An extreme solution for questionable gain.

Les


Okay, theory: double the cylinders makes piston thrusts half. half the forces encountered means structure needs less bulk to maintain integrity.

IE: If a 4-8-4 produces 90,000 of piston thrust, then a duplex of the 4-4-4-4 arrangement should have 45,000pounds thrust, while producing the same available train power. Since the piston thrust is less, ALL the drive rods can be less massive since they need to carry less force. Since the rods are lighter, the counterbalance is less massive, more of the piston thrust goes to train pulling than moving the reciprocating mass. This then means that the piston thrust could be reduced even more to produce teh same amount of pulling effort.

I'll admit the numbers are likely off, but it exemplifies the theory.

Now, was the theory correct as applied? That I don't know, and short of getting out the PRR test data, I know of no way to confirm other than to build two new engines and actually test them... course, computers could probably have the answer in fifteen seconds.
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Re: Thoughts on the PRR Q-2

Postby slide rules » Tue Apr 05, 2011 7:04 pm

Hi all,

J. D. Gallaway is essentially correct in his assessment of the theories behind duplex drives. I recall that dynamic augment was a big target of the duplex drive camp, that is to say REDUCING dynamic augment, and that has to do with rods. More specifically, if you think about it, one end of the rod moves in a circle, one end back and forth in a horizontal plane. These forces cannot all be balanced with wheel weights, which of course also move in a circle, although the practice of "cross counterbalancing" did help greatly.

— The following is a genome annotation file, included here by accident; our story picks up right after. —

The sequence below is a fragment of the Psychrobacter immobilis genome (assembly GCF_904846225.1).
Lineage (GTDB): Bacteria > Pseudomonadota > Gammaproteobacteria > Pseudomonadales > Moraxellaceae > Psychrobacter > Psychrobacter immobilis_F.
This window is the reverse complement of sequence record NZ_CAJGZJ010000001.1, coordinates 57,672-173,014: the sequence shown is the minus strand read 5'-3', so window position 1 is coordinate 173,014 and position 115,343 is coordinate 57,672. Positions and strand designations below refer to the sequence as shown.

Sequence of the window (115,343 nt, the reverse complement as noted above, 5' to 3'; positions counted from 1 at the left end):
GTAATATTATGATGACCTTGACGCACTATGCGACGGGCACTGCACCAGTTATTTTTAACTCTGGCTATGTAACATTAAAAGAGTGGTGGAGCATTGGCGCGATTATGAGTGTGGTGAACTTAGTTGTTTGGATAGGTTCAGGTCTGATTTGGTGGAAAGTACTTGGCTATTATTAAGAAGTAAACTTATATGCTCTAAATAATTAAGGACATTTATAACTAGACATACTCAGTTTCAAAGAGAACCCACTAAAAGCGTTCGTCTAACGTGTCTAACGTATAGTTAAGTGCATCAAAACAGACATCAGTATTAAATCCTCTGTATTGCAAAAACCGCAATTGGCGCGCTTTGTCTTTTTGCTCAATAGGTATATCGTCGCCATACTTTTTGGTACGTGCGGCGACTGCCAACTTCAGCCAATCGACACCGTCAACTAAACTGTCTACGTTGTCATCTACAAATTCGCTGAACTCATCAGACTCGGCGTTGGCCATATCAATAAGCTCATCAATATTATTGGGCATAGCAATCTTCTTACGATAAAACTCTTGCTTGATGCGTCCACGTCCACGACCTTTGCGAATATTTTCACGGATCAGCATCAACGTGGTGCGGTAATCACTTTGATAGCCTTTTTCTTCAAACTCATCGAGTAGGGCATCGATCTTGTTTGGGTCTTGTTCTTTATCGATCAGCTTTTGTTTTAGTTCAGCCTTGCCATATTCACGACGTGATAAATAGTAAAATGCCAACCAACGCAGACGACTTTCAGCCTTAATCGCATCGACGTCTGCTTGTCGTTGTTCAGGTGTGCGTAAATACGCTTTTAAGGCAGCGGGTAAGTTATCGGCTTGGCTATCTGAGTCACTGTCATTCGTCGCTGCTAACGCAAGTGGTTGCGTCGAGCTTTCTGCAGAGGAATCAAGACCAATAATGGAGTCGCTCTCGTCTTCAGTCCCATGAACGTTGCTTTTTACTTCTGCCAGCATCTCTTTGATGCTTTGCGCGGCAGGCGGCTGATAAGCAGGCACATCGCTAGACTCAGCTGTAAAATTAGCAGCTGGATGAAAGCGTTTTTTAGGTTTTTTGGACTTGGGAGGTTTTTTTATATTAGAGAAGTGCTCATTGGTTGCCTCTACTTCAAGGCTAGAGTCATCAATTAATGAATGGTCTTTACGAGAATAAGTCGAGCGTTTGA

Piston thrust problems had been around for some time, and large engines like 2-10-2's required massive, heavy frames to handle the forces. Also, larger diameter axles were needed, and in most cases 62 or 63 inch wheels couldn't begin to offer enough space for adequate weights for counterbalance, unless a very very low top speed were to have been imposed to keep rail hammer down. 4-8-4's had also began to creep up in piston thrusts, as boilers got up to 275-300psi. Even with large drivers, counterbalance was a problem, but so were frames. The duplex drive also offered the possibility of smaller cross section frames, which could save weight. Yes, it made for a longer locomotive, but having that torque divided into two separate cylinder saddles was a big difference.

Another thing with duplex drive that isn't often mentioned was the possibility of better proportions of steam and exhaust passages. Arguably the boiler of two locomotives, one duplex drive and one not, but of the same total wheel arrangement, would be about the same size, and was, within reason. Having two sets of cylinders actually improves the ratios of supply pipe and exhaust pipe to cylinder volume ratios, not to mention that valves can be proportionally larger, which also greatly aids power. Just look at some of the power figures developed by duplex drive locos to see this proven.

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Re: Thoughts on the PRR Q-2

Postby Allen Hazen » Tue Apr 05, 2011 9:37 pm

Dave Davis--
Thanks for lucid explanation!
I hadn't thought about the frame issue before. (My understanding is that one way of minimizing dynamic augment was to change the counterweights so that LESS of the fore-and-aft component was balanced: that locomotives like the New York Central's Hudsons and Niagaras had counterbalancing that came close to perfect balance of the rotating mass, so the vertical component of "hammerblow" was minimzed, at the expense of NOT doing as much to counteract the fore-and-aft forces. And that this was made possible by the use of very robust -- one-piece cast -- frames. So -- I would assume -- frame weights grew enormously in the late steam era.)

Do you know if the PRR took advantage of the duplex arrangement to reduce frame weight? I think all Q-2 were built with one-piece frame castings (I think this was pretty much standard practice late in the steam era, and that the only reason why some of the J-1 were NOT built with one-piece beds was probably unavailability in wartime(*)). Were the Q2 frames lighter or smaller in cross-section than the J-1 frames (on those J-1 that had cast frames)?